Until 1940, the Cluny Communities in Fiji were linked to New Caledonia. However, in 1940, when the sisters, led by Mother Ursula McCormack, made their first foundation in New Zealand, the New Zealand province was established, consisting of New Zealand, Fiji, and the Cook Islands.

In 1956, the secondary pupils from St Joseph’s and St Philomena’s School, Pratt Street, were transferred to St Joseph’s Secondary School, Waimanu Road, the first wing of which was completed that year. The sisters who staffed the School formed part of the Pratt Street Community until 1961. In May of that year, a house adjacent to the school property was purchased and a separate community was established at Waimanu Road. The Primary School continued in St Joseph’s, Pratt Street, until December 1968, when the amalgamation with St Anne’s was completed.

In 1968, St Joseph’s Convent, Hercules Street was built as a residence for the sisters staffing St Anne’s School. In February 1969 the clergy took residence in the old St Joseph’s Convent, Pratt Street, and it became known as the Cathedral Presbytery. It was demolished in 1979. In June 1980, Nicholas House which was built in 1956 under the administration of Fr Hugh Law (on loan from Sydney) was demolished. In May 1980 the new Nicholas House was opened. It is erected in front of the Cathedral Presbytery, which was built in  early 1979, between the Cathedral and St Anne’s.

In 1979, the decision was made to transfer the Novitiate for the Province from New Zealand to Fiji. This operated first within Hercules Street Community, then in the Waimanu Road Community, until a separate novitiate building was erected in 1983, in Toganivalu Street. In the year 2000 the Australian Region and The Vice Province of Tahiti and New Caledonia expressed the desire to avail of our novitiate and trained staff for the formation of their Candidates. This was agreed upon by the General Administration and the three Provinces have established a Novitiate Council that sees to the administration, finance and staffing of the Novitiate. At the end of 2006, the Staff members were composed of  the Novice mistress from the New Zealand Province, and the assistant from the Australian Region. There were 12 formandees: 4 from the Australian Region; 1 from the Vice Province of French Polynesia, (Tahiti and New Caledonia) and 7 from the Province of New Zealand and  the Philippines.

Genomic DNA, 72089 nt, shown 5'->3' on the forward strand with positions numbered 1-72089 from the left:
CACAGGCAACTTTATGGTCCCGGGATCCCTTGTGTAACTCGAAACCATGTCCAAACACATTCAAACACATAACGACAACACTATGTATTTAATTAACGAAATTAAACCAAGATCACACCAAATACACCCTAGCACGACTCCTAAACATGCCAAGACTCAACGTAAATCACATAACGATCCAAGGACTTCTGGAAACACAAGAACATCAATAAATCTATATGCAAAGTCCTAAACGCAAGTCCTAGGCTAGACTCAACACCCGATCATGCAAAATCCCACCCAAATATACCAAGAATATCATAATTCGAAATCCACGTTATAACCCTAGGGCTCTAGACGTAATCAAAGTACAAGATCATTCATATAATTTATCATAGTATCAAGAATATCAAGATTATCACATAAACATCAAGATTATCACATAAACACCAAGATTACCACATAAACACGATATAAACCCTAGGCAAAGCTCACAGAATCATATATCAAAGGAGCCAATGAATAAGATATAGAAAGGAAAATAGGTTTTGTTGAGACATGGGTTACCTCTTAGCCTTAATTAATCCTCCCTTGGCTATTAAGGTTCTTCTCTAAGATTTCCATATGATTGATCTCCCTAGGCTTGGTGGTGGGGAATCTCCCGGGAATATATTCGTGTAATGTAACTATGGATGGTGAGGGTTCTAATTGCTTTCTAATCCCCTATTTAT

In 1980 two Cluny Sisters joined Marist Sisters, Marist Brothers and lay teachers as foundation members of the staff at the newly established St Bede’s College, a co-educational boarding school in Savusavu, on Vanua Levu.  A Cluny presence was maintained in this school until 1991, by which time it had become well-established.

In 1984, a Kindergarten was opened in the convent at Hercules Street. Like the Primary and Secondary Schools, this attracted pupils from the various cultural groups that make up Fiji Society.

In August 1988 celebrations were held to mark the centenary of the arrival of the first Cluny Sisters in Fiji. The guest of sees to the administration, finance and staffing of the Novitiate. At the end of 2006, the Staff members were composed of the Novice mistress from the New Zealand Province, and the assistant from the Australian Region. There were 12 formandees: 4 from the Australian Region; 1 from the Vice Province of French Polynesia, (Tahiti and New Caledonia) and 7 from the Province of New Zealand and the Philippines.